How Aircraft Propellers Generate Thrust

Propeller blades are similar to aircraft wings, with cambered and flat sides, chord lines that run throughout the blade length, and leading & trailing edges. Aircraft propulsion generated by rotating propellers requires the use of a highly complicated mechanism since the propeller takes on the features of a rotating wing. There are differential aerodynamic properties between the top and bottom of the propeller blades. Propeller blades tend to be long and thin, and because of their rotation, the speed of the blade tips tends to be faster than that of the near-hub sections. Consequently, analyzing the differential airflow generated around the rotating blades becomes difficult. This blog aims to deconstruct the complex working mechanism of propeller propulsion into a more simplified explanation for ease of understanding. 

Factors That Determine Propeller Thrust Complexity

Although aircraft propellers work like a regular screw, the movement of the propeller blades in a continuous airstream compared to the action of a screw in a solid medium makes all the difference in terms of their working principles. Since the propeller blades are twisted at an angle, they experience drag while rotating in the airstream. The amount of propeller drag is proportional to the degree of the angle and twist in the blades. Another differentiating geometrical parameter between propellers and screws is that pitch characterizes the propeller design. Propeller pitch can be defined as the distance that a rotating propeller can move in the forward direction through a soft solid in one revolution. Propeller wings are designed like airfoil wings, which sport an angle of attack with the horizontal axis of the wing, and they generate lift when accelerating air downward because of their backward tilt. However, when two airfoil-like blades such as these are attached to a central hub, they produce a combined "screwing" effect to push the aircraft forward at the appropriate speed instead of delivering the desired lift.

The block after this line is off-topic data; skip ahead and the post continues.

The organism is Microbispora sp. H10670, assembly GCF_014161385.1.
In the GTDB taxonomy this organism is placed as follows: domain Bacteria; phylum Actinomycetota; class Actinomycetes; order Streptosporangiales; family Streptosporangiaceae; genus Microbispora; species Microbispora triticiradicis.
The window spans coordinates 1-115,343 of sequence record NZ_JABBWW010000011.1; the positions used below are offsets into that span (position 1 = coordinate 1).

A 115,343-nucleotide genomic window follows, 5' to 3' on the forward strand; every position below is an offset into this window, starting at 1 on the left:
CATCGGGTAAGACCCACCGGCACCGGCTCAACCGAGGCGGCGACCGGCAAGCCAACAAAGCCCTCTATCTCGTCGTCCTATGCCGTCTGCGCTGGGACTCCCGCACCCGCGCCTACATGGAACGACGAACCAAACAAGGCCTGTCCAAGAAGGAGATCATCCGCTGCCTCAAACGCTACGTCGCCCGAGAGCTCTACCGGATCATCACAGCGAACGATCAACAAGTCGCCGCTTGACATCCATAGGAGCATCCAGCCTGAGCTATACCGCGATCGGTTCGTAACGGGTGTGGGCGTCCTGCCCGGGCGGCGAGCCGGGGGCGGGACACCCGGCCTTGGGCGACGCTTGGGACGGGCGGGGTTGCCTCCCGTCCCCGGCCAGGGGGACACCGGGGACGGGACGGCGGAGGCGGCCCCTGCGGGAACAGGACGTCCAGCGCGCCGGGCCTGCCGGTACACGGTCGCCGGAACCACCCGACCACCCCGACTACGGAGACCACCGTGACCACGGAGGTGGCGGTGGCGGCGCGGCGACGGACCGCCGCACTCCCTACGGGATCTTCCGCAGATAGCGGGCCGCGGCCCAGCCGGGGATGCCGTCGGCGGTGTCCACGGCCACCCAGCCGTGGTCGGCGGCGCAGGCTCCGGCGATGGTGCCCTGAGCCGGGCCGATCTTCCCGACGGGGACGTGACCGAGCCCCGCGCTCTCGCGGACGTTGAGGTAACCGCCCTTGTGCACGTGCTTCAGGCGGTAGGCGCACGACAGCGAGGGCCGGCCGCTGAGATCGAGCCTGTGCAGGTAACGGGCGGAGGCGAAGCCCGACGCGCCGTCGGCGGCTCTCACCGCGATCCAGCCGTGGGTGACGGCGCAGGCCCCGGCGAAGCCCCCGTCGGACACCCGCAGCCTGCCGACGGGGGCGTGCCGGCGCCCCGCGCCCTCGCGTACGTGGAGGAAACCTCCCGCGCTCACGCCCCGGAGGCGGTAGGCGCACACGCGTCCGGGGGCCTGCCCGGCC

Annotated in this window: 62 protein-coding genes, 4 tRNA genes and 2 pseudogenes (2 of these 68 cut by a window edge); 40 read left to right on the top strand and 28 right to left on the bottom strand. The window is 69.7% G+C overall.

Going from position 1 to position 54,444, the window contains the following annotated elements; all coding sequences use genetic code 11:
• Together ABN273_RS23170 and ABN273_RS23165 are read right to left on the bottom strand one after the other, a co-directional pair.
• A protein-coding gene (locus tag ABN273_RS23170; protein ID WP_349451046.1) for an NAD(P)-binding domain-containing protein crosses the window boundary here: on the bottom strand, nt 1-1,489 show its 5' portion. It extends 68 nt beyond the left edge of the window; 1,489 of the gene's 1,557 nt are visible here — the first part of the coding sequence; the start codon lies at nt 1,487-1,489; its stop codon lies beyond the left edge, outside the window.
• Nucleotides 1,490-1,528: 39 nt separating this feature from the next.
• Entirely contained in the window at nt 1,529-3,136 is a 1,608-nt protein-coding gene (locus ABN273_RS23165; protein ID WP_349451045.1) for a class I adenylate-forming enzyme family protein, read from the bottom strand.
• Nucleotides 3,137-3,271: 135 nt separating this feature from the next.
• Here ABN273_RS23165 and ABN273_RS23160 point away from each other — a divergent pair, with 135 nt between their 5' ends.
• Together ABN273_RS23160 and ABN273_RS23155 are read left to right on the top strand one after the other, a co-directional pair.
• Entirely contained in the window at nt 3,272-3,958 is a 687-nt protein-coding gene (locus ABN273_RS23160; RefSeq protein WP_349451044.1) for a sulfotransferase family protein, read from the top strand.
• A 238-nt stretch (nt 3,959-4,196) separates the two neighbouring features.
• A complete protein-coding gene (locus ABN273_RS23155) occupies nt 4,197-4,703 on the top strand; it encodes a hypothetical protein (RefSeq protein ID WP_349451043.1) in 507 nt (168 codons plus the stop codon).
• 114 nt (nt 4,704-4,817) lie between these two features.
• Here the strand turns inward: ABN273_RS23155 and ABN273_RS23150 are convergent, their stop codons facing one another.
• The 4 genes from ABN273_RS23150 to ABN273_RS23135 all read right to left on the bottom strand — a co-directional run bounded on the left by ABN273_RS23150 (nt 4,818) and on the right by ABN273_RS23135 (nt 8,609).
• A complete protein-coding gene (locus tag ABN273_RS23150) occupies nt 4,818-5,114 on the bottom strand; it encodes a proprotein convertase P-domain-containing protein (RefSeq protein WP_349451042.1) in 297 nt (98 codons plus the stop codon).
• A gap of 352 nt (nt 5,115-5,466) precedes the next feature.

Since aircraft propeller speed is different at varying sections along the blade length, the angle of attack of each section has an independent value to generate uniform thrust. Thus, the angle of attack is most prominent near the center of the assembly where the blade's speed is slowest, and it is the smallest at the tips where the blade's speed is the highest. Due to the difference in the angles of attack, there is an apparent twist in the blade to correct the differential thrust it might experience.

The Dynamics Between Propeller Thrust and Aircraft Acceleration

Propellers are intended to use the engine's horsepower to generate linear thrust, with the rotating shaft acting as the intermediary which transfers that power. The aircraft will enter accelerated motion if the propeller's thrust is greater than the drag it experiences. Although increasing the number of revolutions per minute (RPM) of the propeller and the engine's power can increase the aircraft's acceleration, there will be a simultaneous decrease in thrust. Research suggests that at low airspeeds, propeller efficiency is extremely low, and it rises with an increase in airspeed until a maximum peak is achieved around 85-87% efficiency, especially in the case of fixed pitch propellers. Beyond this point, the efficiency starts to decline, and this airspeed-to-efficiency relationship is known as the Maximum Efficiency Envelope.

The Association Between Propeller Types and Thrust

Fixed-pitch propellers are the simplest type of aircraft propellers as the blades are fixed at a particular angle in relation to the central hub. They are primarily used in training aircraft because of their simplicity. When the blades have a shallow angle in the incident airstream, the propeller experiences less drag and greater thrust by spinning faster, especially at the time of takeoff. However, since fixed-pitch propellers are designed to be efficient only during ascent or takeoff, they are destined to be much less efficient while they are airborne. 

On the other hand, variable pitch propellers are designed to improve the mechanical simplicity of fixed pitch propellers. Variable pitch propellers can work over various airspeeds and engine power settings. This convenient feature was readily exploited in fighter planes used in World War II. The propeller blades were designed to reach a shallow angle to have the chord line parallel with oncoming air, following a phenomenon called "feathering" so that the drag experienced by the plane could be reduced in the event of an engine failure. Moreover, variable pitch propellers are designed so that the path traversed by the blade tip is helical. At the same time, the net velocity results from the rotational and translational velocity vectors experienced by the rotating blade, those of which are also dubbed as "helical tip" velocities. Thus, the pilot can adjust variable pitch propellers, either on the ground or when airborne, to adapt to different airspeeds and altitudes.

To Sum Up

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